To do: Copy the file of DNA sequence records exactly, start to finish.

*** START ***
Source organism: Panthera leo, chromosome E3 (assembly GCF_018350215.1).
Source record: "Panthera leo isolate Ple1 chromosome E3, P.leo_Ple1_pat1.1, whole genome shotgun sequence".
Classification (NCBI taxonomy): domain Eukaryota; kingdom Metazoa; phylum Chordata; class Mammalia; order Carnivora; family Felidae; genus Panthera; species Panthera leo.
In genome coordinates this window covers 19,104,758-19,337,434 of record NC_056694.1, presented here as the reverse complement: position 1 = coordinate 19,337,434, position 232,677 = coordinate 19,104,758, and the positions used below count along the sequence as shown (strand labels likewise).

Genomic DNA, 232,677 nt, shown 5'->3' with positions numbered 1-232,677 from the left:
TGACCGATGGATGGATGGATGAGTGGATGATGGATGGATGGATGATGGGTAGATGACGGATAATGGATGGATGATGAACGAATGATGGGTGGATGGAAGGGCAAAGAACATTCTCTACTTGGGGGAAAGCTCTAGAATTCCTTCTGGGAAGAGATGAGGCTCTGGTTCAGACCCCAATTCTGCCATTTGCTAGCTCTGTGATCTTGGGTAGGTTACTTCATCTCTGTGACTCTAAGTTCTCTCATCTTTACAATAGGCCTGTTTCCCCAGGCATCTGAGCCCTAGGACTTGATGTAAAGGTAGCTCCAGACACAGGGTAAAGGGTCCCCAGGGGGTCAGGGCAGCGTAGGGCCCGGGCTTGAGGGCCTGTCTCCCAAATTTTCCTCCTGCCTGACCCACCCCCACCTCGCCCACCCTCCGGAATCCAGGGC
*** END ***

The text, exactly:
Source organism: Panthera leo, chromosome E3 (assembly GCF_018350215.1).
Source record: "Panthera leo isolate Ple1 chromosome E3, P.leo_Ple1_pat1.1, whole genome shotgun sequence".
Classification (NCBI taxonomy): domain Eukaryota; kingdom Metazoa; phylum Chordata; class Mammalia; order Carnivora; family Felidae; genus Panthera; species Panthera leo.
In genome coordinates this window covers 19,104,758-19,337,434 of record NC_056694.1, presented here as the reverse complement: position 1 = coordinate 19,337,434, position 232,677 = coordinate 19,104,758, and the positions used below count along the sequence as shown (strand labels likewise).

Genomic DNA, 232,677 nt, shown 5'->3' with positions numbered 1-232,677 from the left:
TGACCGATGGATGGATGGATGAGTGGATGATGGATGGATGGATGATGGGTAGATGACGGATAATGGATGGATGATGAACGAATGATGGGTGGATGGAAGGGCAAAGAACATTCTCTACTTGGGGGAAAGCTCTAGAATTCCTTCTGGGAAGAGATGAGGCTCTGGTTCAGACCCCAATTCTGCCATTTGCTAGCTCTGTGATCTTGGGTAGGTTACTTCATCTCTGTGACTCTAAGTTCTCTCATCTTTACAATAGGCCTGTTTCCCCAGGCATCTGAGCCCTAGGACTTGATGTAAAGGTAGCTCCAGACACAGGGTAAAGGGTCCCCAGGGGGTCAGGGCAGCGTAGGGCCCGGGCTTGAGGGCCTGTCTCCCAAATTTTCCTCCTGCCTGACCCACCCCCACCTCGCCCACCCTCCGGAATCCAGGGC